I was proud to represent the FBU. Now I want to reclaim it for the membership

iStock.com / Chalabala

by Dean Gillen, former FBU brigade chair for Nottinghamshire

CAMPAIGN FOR A DEMOCRATIC FBU is made up of individuals from around the country who are serving or out-of-trade members of the Fire Brigades Union. Some have held positions within the union.

We have come together to try and highlight some of the mismanagement and wrongdoing that is taking place. We believe this is genuinely blighting the good work and reputation of the FBU and negatively affecting members. We want to make the union more democratic and accountable.

I have been a member of the FBU for 18 years. I have been active as a branch rep, but also at a brigade level – attending annual conferences, representing the membership, taking part in residential training courses (including committing a year to an online TUC course), and attending union meetings at all levels. I have a good understanding of how the FBU works.

Please read what I write here and imagine that you are sat around the mess table having a brew and putting the world – or rather the FBU – to rights with your watch.

After nearly two decades of loyal membership, I sometimes feel like calling it a day, and I often hear from members who feel the same. I have worked hard for the union over the years, sometimes to the detriment of my own health and well-being.

As a committed FBU member and rep, I have spent time away from my young family, suffered the stress of running a picket line, had late nights reading reams of policies and files, and so on. I could go on.

I tell you this to highlight just how much it genuinely saddens me that I could ever get to a stage where I would consider leaving the FBU.

The main reasons are that I don’t trust the current leadership, and I don’t like where the FBU is heading. I no longer feel that it represents me as an ordinary member. Too often the leadership uses our union to serve its own political agenda. There should be much more focus on pay and conditions.

Regular readers of the Campaign for a Democratic FBU blog will understand why I don’t trust the current leadership, but I’ll give you a quick recap. First, the witch-hunt of executive council member Paul Embery, which resulted in an unfair dismissal ruling against the union and cost members a huge amount of money (thousands spent on the investigation process, a recall of annual conference to hear Paul’s appeal, the hiring of a leading QC at the employment tribunal, probable costly compensation, and so on). And for what benefit? The loss of an honest and dedicated official, and a load of negative publicity across the media. Sadly, it’s the membership who lose out.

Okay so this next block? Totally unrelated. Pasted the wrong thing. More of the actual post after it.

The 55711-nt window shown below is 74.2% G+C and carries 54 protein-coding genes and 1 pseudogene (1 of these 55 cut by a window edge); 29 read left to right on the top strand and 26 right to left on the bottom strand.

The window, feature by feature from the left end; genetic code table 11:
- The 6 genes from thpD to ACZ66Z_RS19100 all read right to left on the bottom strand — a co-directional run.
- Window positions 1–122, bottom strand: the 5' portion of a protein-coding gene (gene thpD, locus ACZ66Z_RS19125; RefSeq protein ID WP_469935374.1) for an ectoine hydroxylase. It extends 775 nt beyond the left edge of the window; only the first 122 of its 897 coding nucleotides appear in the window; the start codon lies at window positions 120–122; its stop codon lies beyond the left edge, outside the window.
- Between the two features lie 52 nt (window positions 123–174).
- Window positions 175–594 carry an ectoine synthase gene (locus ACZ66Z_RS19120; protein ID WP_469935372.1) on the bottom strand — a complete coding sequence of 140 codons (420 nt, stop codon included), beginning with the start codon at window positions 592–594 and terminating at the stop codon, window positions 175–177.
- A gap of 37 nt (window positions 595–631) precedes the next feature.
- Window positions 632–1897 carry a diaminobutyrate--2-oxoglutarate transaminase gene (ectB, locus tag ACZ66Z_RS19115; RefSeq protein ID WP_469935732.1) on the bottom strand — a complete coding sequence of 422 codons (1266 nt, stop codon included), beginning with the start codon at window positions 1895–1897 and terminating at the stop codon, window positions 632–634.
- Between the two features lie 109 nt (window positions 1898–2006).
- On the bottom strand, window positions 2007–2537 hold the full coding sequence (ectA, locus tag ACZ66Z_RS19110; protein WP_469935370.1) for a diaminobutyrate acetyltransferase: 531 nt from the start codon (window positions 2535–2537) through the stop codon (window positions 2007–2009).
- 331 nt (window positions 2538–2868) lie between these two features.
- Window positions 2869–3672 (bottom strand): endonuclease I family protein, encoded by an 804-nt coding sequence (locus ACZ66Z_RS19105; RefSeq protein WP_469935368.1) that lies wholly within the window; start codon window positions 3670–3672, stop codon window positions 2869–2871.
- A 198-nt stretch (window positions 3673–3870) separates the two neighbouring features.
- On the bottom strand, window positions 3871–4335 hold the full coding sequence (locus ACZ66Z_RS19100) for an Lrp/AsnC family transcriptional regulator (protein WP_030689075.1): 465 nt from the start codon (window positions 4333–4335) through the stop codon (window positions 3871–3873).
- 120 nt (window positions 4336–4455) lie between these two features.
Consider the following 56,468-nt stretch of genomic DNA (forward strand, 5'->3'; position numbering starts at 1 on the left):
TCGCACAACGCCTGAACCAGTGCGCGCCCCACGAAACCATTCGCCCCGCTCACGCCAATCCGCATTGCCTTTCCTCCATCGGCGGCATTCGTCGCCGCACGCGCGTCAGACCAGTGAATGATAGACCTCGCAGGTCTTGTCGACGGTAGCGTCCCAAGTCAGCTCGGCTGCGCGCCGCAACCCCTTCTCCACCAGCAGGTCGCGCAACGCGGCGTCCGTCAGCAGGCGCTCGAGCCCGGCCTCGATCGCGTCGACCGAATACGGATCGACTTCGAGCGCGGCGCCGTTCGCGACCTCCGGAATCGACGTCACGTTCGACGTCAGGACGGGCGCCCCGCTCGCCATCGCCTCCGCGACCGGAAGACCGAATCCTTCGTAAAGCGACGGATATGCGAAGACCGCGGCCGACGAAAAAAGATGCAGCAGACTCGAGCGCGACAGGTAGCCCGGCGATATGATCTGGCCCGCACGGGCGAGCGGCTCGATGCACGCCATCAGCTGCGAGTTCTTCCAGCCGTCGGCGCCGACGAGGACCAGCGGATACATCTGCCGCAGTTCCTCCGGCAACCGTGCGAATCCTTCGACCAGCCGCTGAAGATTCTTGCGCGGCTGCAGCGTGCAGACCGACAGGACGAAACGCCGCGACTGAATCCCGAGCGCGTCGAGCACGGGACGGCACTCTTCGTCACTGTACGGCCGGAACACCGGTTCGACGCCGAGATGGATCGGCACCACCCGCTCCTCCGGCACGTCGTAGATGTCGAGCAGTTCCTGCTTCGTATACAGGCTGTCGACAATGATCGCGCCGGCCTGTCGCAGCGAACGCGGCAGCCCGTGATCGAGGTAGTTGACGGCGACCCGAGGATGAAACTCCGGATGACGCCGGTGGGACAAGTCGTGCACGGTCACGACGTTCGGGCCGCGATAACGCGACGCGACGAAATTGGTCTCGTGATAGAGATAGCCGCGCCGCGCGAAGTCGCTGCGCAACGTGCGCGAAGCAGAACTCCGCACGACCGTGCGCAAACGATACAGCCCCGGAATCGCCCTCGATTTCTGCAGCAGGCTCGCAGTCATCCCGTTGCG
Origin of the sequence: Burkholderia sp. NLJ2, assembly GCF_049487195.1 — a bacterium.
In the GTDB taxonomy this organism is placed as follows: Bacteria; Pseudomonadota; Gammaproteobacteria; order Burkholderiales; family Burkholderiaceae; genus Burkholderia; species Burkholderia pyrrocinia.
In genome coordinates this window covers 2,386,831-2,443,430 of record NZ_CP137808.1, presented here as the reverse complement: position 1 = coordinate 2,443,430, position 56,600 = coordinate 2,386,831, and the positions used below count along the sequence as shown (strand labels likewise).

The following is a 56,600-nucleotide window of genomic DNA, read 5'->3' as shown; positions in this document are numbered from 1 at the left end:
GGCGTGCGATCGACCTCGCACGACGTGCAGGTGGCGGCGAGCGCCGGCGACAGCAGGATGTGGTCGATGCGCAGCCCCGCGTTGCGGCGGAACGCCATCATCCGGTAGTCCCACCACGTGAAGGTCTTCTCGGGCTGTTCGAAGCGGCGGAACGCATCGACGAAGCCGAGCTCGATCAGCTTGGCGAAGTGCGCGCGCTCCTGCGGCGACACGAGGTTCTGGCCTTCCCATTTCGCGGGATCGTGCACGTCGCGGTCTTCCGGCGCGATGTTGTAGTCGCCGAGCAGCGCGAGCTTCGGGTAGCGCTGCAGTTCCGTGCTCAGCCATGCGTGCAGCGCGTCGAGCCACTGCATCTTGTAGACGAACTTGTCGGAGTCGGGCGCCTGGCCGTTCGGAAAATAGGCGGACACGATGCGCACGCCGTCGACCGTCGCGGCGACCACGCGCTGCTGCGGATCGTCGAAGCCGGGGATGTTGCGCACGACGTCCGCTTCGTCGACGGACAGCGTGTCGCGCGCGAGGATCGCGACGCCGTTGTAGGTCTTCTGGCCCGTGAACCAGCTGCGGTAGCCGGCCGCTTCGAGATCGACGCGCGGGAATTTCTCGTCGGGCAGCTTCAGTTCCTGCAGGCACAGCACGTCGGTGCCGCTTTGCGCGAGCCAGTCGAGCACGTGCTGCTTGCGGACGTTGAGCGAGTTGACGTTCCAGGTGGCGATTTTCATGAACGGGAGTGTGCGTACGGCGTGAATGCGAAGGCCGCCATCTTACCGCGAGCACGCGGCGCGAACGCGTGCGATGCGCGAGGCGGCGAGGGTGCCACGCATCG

The general secretary gains from witch-hunts like this as it means that dissenting voices are removed from the upper echelons of the FBU. We have learned recently that another dissenting voice – the executive council member for Scotland – has been suspended. This is really troubling.

Another concerning issue is the lack of access to the financial accounts, and the attempts by the leadership to prevent members reading minutes of executive council meetings. This cements the lack of trust.

So when we hear of money being spent unscrupulously on things like expensive exercise bikes for the personal use of senior officials, and we learn that hardworking employees of the union have quietly disappeared after receiving ‘hush money’ payments, we are entitled to ask searching questions.

For me, and I’m sure for many other members, the lack of transparency is a real and growing concern.

So, what am I getting at?

Growing up my dad would always say, ‘You’ve got no right complaining if you’re not willing to do anything about it yourself.’

Which really sums up why I joined the FBU, served as a rep, and why I am now a member of the Campaign for a Democratic FBU steering committee. I am trying to make a difference for the better.

Although I sometimes feel like leaving the FBU and saving £30 a month, I’d rather stand and fight, so that’s what I intend to do. But we need more members to do the same. Please ask the tough questions at branch and brigade committee meetings. Please demand to see the financial accounts and minutes of executive council meetings. And please don’t be afraid to hold your officials to account when you disagree with them or when they do wrong. All watches should agree to do one thing each. It shouldn’t be a burden. Many hands make light work.

Although I understand the frustration of many members, we shouldn’t leave the union. We need to unite and fight! Get involved and make the FBU leadership and officials accountable to their members again. It should work bottom-up, not top-down.

With impeccable timing, the union’s Firefighter magazine has just dropped through my letter box. I’ll get a brew and flick straight to the back to see I recognise anyone. Don’t scoff at me; you know that’s exactly what you do, too!